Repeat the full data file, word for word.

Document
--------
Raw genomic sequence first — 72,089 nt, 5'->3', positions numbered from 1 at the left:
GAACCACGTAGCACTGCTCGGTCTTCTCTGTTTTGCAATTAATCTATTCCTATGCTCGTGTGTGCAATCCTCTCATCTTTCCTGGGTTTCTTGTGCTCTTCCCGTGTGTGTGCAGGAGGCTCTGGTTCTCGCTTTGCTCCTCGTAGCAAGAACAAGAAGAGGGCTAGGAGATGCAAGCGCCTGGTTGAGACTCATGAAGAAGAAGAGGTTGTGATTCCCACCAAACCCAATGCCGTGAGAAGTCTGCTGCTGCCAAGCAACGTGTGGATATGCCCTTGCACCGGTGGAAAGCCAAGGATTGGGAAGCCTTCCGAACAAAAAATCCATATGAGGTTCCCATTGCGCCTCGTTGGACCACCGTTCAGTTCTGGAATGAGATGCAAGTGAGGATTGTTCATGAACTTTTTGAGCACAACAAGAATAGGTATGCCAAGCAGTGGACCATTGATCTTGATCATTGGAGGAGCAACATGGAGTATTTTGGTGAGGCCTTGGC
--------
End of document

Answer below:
Raw genomic sequence first — 72,089 nt, 5'->3', positions numbered from 1 at the left:
GAACCACGTAGCACTGCTCGGTCTTCTCTGTTTTGCAATTAATCTATTCCTATGCTCGTGTGTGCAATCCTCTCATCTTTCCTGGGTTTCTTGTGCTCTTCCCGTGTGTGTGCAGGAGGCTCTGGTTCTCGCTTTGCTCCTCGTAGCAAGAACAAGAAGAGGGCTAGGAGATGCAAGCGCCTGGTTGAGACTCATGAAGAAGAAGAGGTTGTGATTCCCACCAAACCCAATGCCGTGAGAAGTCTGCTGCTGCCAAGCAACGTGTGGATATGCCCTTGCACCGGTGGAAAGCCAAGGATTGGGAAGCCTTCCGAACAAAAAATCCATATGAGGTTCCCATTGCGCCTCGTTGGACCACCGTTCAGTTCTGGAATGAGATGCAAGTGAGGATTGTTCATGAACTTTTTGAGCACAACAAGAATAGGTATGCCAAGCAGTGGACCATTGATCTTGATCATTGGAGGAGCAACATGGAGTATTTTGGTGAGGCCTTGGC